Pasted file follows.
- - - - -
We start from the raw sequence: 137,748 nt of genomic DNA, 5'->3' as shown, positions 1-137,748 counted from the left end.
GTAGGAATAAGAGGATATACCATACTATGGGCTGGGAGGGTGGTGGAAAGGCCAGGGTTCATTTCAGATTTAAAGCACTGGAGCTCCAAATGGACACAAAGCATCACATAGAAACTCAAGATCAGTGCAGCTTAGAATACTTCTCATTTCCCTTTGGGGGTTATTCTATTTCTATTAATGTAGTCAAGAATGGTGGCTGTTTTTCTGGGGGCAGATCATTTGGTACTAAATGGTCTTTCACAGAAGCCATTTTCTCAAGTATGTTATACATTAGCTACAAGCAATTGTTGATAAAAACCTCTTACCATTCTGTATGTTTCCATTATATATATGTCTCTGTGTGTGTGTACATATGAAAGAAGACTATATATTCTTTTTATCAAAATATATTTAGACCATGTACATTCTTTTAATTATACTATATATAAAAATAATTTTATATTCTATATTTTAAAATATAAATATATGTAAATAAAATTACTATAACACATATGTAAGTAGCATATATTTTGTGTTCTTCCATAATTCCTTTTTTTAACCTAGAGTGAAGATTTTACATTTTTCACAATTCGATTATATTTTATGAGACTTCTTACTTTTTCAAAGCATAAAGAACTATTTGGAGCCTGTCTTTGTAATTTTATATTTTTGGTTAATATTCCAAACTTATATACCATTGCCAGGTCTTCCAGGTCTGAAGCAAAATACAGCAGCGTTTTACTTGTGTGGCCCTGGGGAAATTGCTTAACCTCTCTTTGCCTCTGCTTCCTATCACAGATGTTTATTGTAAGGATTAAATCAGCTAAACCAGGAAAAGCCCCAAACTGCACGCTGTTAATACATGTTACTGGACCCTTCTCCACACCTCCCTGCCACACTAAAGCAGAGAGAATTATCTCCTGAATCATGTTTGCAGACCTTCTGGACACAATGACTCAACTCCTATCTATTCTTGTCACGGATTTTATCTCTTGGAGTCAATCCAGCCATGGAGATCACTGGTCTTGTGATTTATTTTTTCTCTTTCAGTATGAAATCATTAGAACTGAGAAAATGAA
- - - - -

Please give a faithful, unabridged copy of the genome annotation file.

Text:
We start from the raw sequence: 137,748 nt of genomic DNA, 5'->3' as shown, positions 1-137,748 counted from the left end.
GTAGGAATAAGAGGATATACCATACTATGGGCTGGGAGGGTGGTGGAAAGGCCAGGGTTCATTTCAGATTTAAAGCACTGGAGCTCCAAATGGACACAAAGCATCACATAGAAACTCAAGATCAGTGCAGCTTAGAATACTTCTCATTTCCCTTTGGGGGTTATTCTATTTCTATTAATGTAGTCAAGAATGGTGGCTGTTTTTCTGGGGGCAGATCATTTGGTACTAAATGGTCTTTCACAGAAGCCATTTTCTCAAGTATGTTATACATTAGCTACAAGCAATTGTTGATAAAAACCTCTTACCATTCTGTATGTTTCCATTATATATATGTCTCTGTGTGTGTGTACATATGAAAGAAGACTATATATTCTTTTTATCAAAATATATTTAGACCATGTACATTCTTTTAATTATACTATATATAAAAATAATTTTATATTCTATATTTTAAAATATAAATATATGTAAATAAAATTACTATAACACATATGTAAGTAGCATATATTTTGTGTTCTTCCATAATTCCTTTTTTTAACCTAGAGTGAAGATTTTACATTTTTCACAATTCGATTATATTTTATGAGACTTCTTACTTTTTCAAAGCATAAAGAACTATTTGGAGCCTGTCTTTGTAATTTTATATTTTTGGTTAATATTCCAAACTTATATACCATTGCCAGGTCTTCCAGGTCTGAAGCAAAATACAGCAGCGTTTTACTTGTGTGGCCCTGGGGAAATTGCTTAACCTCTCTTTGCCTCTGCTTCCTATCACAGATGTTTATTGTAAGGATTAAATCAGCTAAACCAGGAAAAGCCCCAAACTGCACGCTGTTAATACATGTTACTGGACCCTTCTCCACACCTCCCTGCCACACTAAAGCAGAGAGAATTATCTCCTGAATCATGTTTGCAGACCTTCTGGACACAATGACTCAACTCCTATCTATTCTTGTCACGGATTTTATCTCTTGGAGTCAATCCAGCCATGGAGATCACTGGTCTTGTGATTTATTTTTTCTCTTTCAGTATGAAATCATTAGAACTGAGAAAATGAA